Date of Publication


Project Team

Carol Buck-Rolland Ed.D., APRN; Constance VanEeghen Dr. PH


Diabetes Mellitus Type II Quality Improvement Using the My Own Health Report

Lynn Bennett McMorrow

Rationale: To maintain Primary Care Medical Home status, Cold Hollow Family Practice (CHFP) is mandated to perform continuous quality improvement for chronically ill patients. To achieve this goal at CHFP, a formal quality improvement (QI) process using a validated health risk assessment tool, My Own Health Report (MOHR) was used to engage patients with Type 2 Diabetes (T2D) in dialogue regarding self change behaviors. The goal was to improve patient self-care management as evidenced by decreased HbA1c readings or weight as compared to non-participating patients, over a six-month period.

From 1980 through 2012, the number of adults with diagnosed diabetes in the United States nearly quadrupled, from 5.5 million to 21.3 million and 1.7 million more persons over 20 years of age are diagnosed each year. The estimated direct medical costs in 2012 were 176 billion and the indirect costs (lost wages, disability and death) for the same time frame were 69 billion. Individualized patient care, as the corner stone of evidence based practice, is vital to improve self-management in patients who have Type 2 Diabetes (T2D).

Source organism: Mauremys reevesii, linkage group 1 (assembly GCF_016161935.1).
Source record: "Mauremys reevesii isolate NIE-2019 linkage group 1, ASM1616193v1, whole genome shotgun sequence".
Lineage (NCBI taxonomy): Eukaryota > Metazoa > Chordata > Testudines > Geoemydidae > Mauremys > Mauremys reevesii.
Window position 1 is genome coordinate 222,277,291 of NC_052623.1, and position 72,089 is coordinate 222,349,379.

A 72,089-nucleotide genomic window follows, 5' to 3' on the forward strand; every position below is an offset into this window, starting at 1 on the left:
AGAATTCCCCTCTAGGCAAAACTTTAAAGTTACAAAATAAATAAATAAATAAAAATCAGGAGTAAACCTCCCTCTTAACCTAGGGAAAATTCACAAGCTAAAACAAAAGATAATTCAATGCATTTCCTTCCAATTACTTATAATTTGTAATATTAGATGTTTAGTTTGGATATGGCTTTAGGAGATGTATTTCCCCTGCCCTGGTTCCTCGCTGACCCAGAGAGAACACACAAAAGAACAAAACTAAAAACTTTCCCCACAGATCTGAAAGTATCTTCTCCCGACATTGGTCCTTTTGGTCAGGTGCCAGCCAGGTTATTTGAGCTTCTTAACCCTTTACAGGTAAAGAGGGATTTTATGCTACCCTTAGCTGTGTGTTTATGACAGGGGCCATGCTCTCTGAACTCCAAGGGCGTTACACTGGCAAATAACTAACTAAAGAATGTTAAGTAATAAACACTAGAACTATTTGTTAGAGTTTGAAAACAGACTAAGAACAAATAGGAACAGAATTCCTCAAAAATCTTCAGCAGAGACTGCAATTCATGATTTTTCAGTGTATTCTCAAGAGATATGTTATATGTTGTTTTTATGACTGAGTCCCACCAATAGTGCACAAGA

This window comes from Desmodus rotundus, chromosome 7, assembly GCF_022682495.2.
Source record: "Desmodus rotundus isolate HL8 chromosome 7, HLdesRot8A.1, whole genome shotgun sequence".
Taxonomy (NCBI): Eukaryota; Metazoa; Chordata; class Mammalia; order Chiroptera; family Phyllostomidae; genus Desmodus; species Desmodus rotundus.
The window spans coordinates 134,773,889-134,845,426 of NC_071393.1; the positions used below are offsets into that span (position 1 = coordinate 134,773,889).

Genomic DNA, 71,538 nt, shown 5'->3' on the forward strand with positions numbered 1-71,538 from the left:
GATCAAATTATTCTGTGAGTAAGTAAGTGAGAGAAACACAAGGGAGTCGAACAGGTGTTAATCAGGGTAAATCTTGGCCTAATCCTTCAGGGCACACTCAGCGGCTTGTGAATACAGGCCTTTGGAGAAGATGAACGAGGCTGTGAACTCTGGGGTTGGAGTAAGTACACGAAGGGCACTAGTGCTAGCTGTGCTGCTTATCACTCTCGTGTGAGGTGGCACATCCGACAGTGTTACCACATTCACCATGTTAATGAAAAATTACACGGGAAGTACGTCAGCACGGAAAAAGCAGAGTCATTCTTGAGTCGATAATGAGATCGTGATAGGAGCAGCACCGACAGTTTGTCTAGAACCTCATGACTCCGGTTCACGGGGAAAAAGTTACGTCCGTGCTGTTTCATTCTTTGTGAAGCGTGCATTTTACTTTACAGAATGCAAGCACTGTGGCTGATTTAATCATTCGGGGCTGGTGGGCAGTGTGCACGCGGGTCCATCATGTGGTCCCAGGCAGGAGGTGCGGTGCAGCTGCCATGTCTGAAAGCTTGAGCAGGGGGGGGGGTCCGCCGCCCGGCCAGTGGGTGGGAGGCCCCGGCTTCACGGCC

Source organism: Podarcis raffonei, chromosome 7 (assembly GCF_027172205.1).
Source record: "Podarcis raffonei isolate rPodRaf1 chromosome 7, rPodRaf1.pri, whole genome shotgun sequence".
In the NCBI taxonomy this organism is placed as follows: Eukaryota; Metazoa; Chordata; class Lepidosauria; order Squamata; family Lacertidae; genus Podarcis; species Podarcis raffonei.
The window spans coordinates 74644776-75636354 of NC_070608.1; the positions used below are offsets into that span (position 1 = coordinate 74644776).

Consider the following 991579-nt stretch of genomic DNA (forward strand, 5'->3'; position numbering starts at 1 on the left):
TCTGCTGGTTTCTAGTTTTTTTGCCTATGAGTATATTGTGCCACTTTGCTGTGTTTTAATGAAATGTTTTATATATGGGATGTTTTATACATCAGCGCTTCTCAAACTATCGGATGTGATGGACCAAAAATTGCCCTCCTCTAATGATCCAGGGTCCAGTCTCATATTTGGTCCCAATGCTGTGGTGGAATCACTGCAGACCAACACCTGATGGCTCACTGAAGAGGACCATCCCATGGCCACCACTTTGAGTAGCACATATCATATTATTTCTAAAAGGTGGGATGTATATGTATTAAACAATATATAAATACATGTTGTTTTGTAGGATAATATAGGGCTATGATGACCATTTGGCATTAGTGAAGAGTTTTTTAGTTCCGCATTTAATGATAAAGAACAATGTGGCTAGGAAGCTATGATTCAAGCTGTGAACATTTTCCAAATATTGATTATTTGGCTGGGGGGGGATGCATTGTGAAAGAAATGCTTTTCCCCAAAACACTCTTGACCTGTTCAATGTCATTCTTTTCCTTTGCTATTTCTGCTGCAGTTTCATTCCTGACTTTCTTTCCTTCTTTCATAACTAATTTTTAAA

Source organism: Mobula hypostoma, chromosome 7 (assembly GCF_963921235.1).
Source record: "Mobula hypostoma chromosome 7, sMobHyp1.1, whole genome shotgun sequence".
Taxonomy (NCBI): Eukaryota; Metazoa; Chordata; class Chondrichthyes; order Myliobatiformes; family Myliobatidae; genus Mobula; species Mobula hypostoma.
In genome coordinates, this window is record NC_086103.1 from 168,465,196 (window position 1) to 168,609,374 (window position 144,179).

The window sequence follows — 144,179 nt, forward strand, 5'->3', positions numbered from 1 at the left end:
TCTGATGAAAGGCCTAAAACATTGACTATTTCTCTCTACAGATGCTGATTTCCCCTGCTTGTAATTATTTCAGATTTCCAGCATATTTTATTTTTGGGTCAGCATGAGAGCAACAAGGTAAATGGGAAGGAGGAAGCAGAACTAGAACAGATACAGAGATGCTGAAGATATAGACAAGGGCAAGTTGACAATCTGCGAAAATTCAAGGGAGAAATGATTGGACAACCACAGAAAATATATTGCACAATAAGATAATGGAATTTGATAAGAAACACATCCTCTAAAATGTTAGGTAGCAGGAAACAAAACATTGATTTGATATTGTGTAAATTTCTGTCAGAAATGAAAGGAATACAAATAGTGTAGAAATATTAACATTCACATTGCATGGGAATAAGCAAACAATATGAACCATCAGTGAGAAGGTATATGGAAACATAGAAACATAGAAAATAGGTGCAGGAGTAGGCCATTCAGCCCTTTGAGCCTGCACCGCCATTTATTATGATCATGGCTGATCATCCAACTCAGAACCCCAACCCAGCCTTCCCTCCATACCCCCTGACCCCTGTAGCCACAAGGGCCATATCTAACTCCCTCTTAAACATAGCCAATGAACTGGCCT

Methods: The QI process began with 27 patients. We had 10 patients who did not participate and 17 who did the MOHR as administered by the medical assistant. The provider reviewed the MOHR summary and used motivational interviewing to discuss the results with each patient scheduled for a T2D visit, for willingness to discuss or change modifiable life styles.

Quantitative analysis was done with Fisher’s Exact Test comparing those who were in the MOHR group to those not participating. Qualitative analysis was not done secondary to time and EHR constraints.

Results: Comparison of the MOHR group to the non-MOHR group, 47% improved both weight and HbA1c whereas the non-MOHR group had 0% improvement (P=0.01). Using the same comparison in HbA1c only, the MOHR group decreased by 58% compared to 10% for the non-MOHR group (P= 0.02).

Conclusions: Generalizability is limited by a number of factors: a small group study of 27 patients and provider use of motivational interviewing and historical patient/provider relationships. Furthermore, it was a self-selected group that may have been ready to change. Without randomization, motivational interviewing, and requiring that the MOHR be completed we cannot absolutely determine the impact of the MOHR on T2D disease marker improvements. Further study using the MOHR report with motivational interviewing is needed to support these findings.

Keywords: Diabetes Type 2, MOHR, HbA1C

Document Type